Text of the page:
When there is a dispute over a person's will, one of the questions may be if he or she had the capacity to make decisions or changes to that document. It's not always easy to challenge a will, but if a person can prove that a lack of capacity played a role in a person's decision making before death, then he or she could have a solid case in court.
When determining if a loved one lacked capacity, it's vital to look into medical records. Typically, functional assessments look into a patient's needs along with his or her physical and mental health. As people age, it's common to see them struggle with Alzheimer's disease or other forms of dementia.
How is a lack of capacity identified?
A person's mental capacity is his or her ability to make rational decisions and to understand, manipulate and appreciate information. People with a lack of capacity may struggle with analyzing information, anticipating the consequences of their actions, anticipating problems or prioritizing important activities.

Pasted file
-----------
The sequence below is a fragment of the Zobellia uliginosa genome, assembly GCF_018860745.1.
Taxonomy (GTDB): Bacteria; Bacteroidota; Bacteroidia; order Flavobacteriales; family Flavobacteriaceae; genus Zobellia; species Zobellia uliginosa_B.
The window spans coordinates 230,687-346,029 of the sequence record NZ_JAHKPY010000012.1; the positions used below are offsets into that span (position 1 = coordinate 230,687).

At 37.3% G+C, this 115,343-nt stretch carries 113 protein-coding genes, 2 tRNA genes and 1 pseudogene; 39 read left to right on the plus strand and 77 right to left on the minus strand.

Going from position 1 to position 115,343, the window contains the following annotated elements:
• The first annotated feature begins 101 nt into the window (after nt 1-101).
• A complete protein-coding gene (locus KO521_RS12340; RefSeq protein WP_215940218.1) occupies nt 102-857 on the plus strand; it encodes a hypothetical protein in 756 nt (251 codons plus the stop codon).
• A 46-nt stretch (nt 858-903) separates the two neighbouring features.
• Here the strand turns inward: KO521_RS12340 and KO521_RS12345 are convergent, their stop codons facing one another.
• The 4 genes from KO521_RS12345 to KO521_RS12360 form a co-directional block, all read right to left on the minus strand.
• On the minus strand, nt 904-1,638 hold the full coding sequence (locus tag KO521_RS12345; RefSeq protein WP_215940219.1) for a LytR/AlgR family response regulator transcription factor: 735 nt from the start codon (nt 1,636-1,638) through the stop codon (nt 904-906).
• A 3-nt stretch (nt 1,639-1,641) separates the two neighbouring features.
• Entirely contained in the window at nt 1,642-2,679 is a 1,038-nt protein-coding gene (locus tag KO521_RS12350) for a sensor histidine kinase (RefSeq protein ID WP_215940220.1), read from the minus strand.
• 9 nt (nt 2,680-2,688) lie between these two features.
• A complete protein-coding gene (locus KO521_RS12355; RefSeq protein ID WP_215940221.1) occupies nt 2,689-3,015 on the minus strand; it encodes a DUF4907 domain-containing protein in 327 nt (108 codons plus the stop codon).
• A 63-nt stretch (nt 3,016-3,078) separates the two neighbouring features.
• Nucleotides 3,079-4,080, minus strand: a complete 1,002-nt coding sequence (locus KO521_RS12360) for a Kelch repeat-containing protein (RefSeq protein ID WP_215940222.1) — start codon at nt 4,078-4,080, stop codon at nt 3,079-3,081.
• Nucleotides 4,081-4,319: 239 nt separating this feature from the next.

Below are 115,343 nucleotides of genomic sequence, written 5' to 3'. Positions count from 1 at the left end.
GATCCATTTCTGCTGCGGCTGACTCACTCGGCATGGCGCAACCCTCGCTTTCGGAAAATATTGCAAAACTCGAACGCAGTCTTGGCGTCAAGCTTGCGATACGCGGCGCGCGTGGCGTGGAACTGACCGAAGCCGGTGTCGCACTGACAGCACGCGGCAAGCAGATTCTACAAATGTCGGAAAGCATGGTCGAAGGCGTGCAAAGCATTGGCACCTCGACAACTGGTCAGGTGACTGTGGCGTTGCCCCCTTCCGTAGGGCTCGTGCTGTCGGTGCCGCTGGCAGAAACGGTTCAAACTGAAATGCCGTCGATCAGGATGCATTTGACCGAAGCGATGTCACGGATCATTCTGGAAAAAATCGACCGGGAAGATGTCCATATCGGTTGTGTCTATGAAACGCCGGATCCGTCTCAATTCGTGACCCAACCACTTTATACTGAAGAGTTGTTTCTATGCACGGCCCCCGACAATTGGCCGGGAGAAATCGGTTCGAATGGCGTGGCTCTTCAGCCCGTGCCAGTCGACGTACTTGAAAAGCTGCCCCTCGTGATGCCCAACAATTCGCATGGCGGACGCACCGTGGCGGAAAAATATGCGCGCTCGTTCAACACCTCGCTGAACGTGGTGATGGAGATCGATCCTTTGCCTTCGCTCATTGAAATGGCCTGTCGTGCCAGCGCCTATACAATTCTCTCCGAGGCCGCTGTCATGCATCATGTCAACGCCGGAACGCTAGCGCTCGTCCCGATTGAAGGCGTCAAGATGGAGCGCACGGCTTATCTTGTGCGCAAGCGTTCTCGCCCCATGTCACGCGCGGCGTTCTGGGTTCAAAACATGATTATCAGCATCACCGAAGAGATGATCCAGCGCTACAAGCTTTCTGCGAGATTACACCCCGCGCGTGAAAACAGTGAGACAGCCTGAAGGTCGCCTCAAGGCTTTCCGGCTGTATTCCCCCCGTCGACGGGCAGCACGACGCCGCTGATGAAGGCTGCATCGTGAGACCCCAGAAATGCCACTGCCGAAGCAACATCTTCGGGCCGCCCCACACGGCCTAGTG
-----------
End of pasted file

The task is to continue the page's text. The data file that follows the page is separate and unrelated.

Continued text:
These actions are all affected in the early stages of Alzheimer's disease and dementia, so being able to show that your loved one was affected could lead the courts to overturning changes made to his or her will after the date the lack of capacity was discovered.
Are there stages of Alzheimer's disease or dementia in which a person can still make decisions?
Once a person has a diagnosis of a form of dementia, his or her ability to make decisions is immediately questioned. By the end of the early stages of dementia, the individual may need assistance performing daily tasks adequately and could need supervision for safety. Along with poor reading comprehension and memory loss, this is the point when most would agree that the person's ability to make decisions has been hindered.